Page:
Insurers Downplay Mandate Repeal’s Effect, But Still Raise Premiums

Even health insurers that don’t expect many of their plan members to drop insurance coverage after the individual mandate penalty is zeroed out may still have to raise individual market premiums in 2019. That’s because their payments from the ACA’s risk-adjustment program will change thanks to the mandate loss.

Buffalo, N.Y.-based insurer Independent Health doesn’t expect a large number of its 5,000 ACA exchange members to drop coverage when the individual mandate penalty is effectively repealed starting in 2019. Its population skews older and sicker, and most members need their insurance coverage. Its average member is about 49 years old, and about half receive federal premium subsidies.

Even so, Independent asked state regulators for a 21.3% increase in its individual rates next year, attributing 16.6% of that figure to loss of the mandate.

Independent tends to receive millions of dollars each year through the ACA’s permanent risk-adjustment program, which is meant to keep insurers from cherry-picking healthier plan members by collecting payments from plans with lower-risk members and distributing that money to plans that enrolled higher-risk members. Independent received about $15 million from the zero-sum program to offset 2016 individual and small group costs, according to the CMS’ latest data.

Other insurers in downstate New York with healthier, younger populations tend to pay into the risk-adjustment program because they have a less risky population. But without the individual mandate, experts expect some young and healthy people to forgo coverage. Those insurers that sustain a significant loss of healthy membership because of the mandate repeal could end up seeing more risk-adjustment dollars than they had previously, or pay less into the risk-adjustment program, meaning fewer funds would go to insurers like Independent.

“This is a cascade phenomenon,” Independent Health President Dr. Michael Cropp said. Insurers “are likely to lose more membership downstate because of the loss of the individual mandate, and that’s going to dramatically impact the total pool across the state,” he explained.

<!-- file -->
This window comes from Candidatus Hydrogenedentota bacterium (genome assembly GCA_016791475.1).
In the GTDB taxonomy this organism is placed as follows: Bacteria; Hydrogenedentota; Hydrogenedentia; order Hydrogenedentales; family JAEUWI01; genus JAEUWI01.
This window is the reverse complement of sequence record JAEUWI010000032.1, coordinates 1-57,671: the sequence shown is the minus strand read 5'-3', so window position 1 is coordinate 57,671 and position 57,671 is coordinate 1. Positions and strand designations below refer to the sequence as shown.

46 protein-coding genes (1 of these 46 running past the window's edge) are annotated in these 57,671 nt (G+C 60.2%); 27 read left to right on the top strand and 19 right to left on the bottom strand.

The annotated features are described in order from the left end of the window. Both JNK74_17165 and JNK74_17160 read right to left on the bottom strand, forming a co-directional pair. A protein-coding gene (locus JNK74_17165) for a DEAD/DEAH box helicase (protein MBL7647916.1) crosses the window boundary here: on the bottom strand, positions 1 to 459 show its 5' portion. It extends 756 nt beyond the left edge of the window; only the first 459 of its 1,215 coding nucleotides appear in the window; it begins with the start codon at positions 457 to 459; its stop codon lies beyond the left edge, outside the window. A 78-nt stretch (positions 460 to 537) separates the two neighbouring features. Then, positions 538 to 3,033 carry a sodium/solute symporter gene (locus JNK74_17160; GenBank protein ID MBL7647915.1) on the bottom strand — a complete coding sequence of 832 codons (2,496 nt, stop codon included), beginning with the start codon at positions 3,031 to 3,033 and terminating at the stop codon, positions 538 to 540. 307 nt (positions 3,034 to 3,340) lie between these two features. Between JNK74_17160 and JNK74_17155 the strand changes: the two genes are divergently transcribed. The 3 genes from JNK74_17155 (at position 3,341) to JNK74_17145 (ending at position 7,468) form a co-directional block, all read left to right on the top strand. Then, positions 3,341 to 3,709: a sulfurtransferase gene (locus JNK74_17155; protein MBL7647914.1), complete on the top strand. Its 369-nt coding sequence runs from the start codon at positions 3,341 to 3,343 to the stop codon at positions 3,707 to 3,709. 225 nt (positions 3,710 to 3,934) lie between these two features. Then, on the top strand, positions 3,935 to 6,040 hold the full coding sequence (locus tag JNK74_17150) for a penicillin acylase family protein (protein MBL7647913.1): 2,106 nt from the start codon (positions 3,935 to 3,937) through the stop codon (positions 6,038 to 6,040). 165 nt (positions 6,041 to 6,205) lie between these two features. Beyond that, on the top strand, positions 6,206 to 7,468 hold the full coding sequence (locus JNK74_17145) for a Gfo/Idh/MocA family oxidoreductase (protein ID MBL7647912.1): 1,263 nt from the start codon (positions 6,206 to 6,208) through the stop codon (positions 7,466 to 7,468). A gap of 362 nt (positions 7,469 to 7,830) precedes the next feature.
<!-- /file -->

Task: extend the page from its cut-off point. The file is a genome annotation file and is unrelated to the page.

The scenario Cropp described could occur in other states across the country where one or a group of insurers tends to cover meaningfully sicker people and other insurers cover meaningfully healthier people, said Matthew Fiedler, a fellow at the Brookings Institution who has studied the impact of the individual mandate on insurance coverage. Where that pattern occurs, insurers would need to price it into their premiums, he said.

“The way to think about it is, Independent is going to need to raise premiums more than the impact (of the mandate repeal) on their enrollment would suggest, and the downstate issuers are going to have to raise premiums less than the impact on their enrollment would suggest,” Fiedler explained.

The National Association of Insurance Commissioners declined to comment because they have not evaluated the mandate repeal’s effect on risk adjustment. Some insurers and legislators have doubted the impact of the individual mandate’s repeal on 2019 exchange premiums, saying the penalty for not having coverage was never high enough to encourage healthy people to enroll.

Centene CEO Michael Neidorff has said he doesn’t expect the insurer’s heavily subsidized membership to be affected by the mandate repeal.

Other insurers have factored the mandate repeal heavily into their rates. Fidelis Care, for instance, asked New York regulators to hike 2019 individual market premiums by an average 38.6% total, with 25.9% of that figure attributed specifically to the mandate repeal. Centene is in the process of acquiring Fidelis, but a Centene spokeswoman said the insurer had no say in Fidelis’ 2019 rates because the deal hasn’t closed.

In May, the Congressional Budget Office predicted that benchmark exchange premiums would rise an average 15% in 2019 largely because of the repeal of the individual mandate penalty. The agency also said the number of insured would rise by 3 million in 2019 for the same reason.

“The market as a whole is going to get sicker, and so premiums as a whole need to increase to keep pace with the fact that the market-level average risk is going to increase, even if an insurer’s average risk stays the same,” said Erin Trish, a health policy professor at the University of Southern California.

Even insurers with the healthiest members have to price their premiums with the risk of the entire market in mind because risk adjustment requires insurers to subsidize the plans saddled with the sickest members, she said.

“Even if any given insurer doesn’t actually expect their members to dis-enroll, they still have to raise premiums because this is community-rated market,” she said.


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